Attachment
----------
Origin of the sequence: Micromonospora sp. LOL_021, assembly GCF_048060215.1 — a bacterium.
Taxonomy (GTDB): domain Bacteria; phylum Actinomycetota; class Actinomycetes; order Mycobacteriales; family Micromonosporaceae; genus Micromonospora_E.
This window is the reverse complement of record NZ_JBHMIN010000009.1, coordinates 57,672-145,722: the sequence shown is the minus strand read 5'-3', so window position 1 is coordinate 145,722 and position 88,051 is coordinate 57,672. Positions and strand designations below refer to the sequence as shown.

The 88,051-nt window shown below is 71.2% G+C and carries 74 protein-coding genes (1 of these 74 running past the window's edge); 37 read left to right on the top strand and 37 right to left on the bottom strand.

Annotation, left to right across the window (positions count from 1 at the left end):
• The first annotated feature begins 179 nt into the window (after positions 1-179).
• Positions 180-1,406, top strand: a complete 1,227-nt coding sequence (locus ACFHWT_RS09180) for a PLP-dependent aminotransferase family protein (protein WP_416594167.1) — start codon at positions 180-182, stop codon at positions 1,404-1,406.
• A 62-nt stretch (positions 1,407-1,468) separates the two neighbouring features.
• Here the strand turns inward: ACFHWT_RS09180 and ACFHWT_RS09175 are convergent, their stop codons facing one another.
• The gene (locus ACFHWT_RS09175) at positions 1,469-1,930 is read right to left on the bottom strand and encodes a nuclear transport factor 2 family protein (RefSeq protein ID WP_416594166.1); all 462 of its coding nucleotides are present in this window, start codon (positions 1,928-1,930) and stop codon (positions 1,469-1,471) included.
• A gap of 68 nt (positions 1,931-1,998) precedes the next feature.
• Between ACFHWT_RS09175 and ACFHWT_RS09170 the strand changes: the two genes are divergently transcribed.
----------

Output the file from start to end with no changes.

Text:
Origin of the sequence: Micromonospora sp. LOL_021, assembly GCF_048060215.1 — a bacterium.
Taxonomy (GTDB): domain Bacteria; phylum Actinomycetota; class Actinomycetes; order Mycobacteriales; family Micromonosporaceae; genus Micromonospora_E.
This window is the reverse complement of record NZ_JBHMIN010000009.1, coordinates 57,672-145,722: the sequence shown is the minus strand read 5'-3', so window position 1 is coordinate 145,722 and position 88,051 is coordinate 57,672. Positions and strand designations below refer to the sequence as shown.

The 88,051-nt window shown below is 71.2% G+C and carries 74 protein-coding genes (1 of these 74 running past the window's edge); 37 read left to right on the top strand and 37 right to left on the bottom strand.

Annotation, left to right across the window (positions count from 1 at the left end):
• The first annotated feature begins 179 nt into the window (after positions 1-179).
• Positions 180-1,406, top strand: a complete 1,227-nt coding sequence (locus ACFHWT_RS09180) for a PLP-dependent aminotransferase family protein (protein WP_416594167.1) — start codon at positions 180-182, stop codon at positions 1,404-1,406.
• A 62-nt stretch (positions 1,407-1,468) separates the two neighbouring features.
• Here the strand turns inward: ACFHWT_RS09180 and ACFHWT_RS09175 are convergent, their stop codons facing one another.
• The gene (locus ACFHWT_RS09175) at positions 1,469-1,930 is read right to left on the bottom strand and encodes a nuclear transport factor 2 family protein (RefSeq protein ID WP_416594166.1); all 462 of its coding nucleotides are present in this window, start codon (positions 1,928-1,930) and stop codon (positions 1,469-1,471) included.
• A gap of 68 nt (positions 1,931-1,998) precedes the next feature.
• Between ACFHWT_RS09175 and ACFHWT_RS09170 the strand changes: the two genes are divergently transcribed.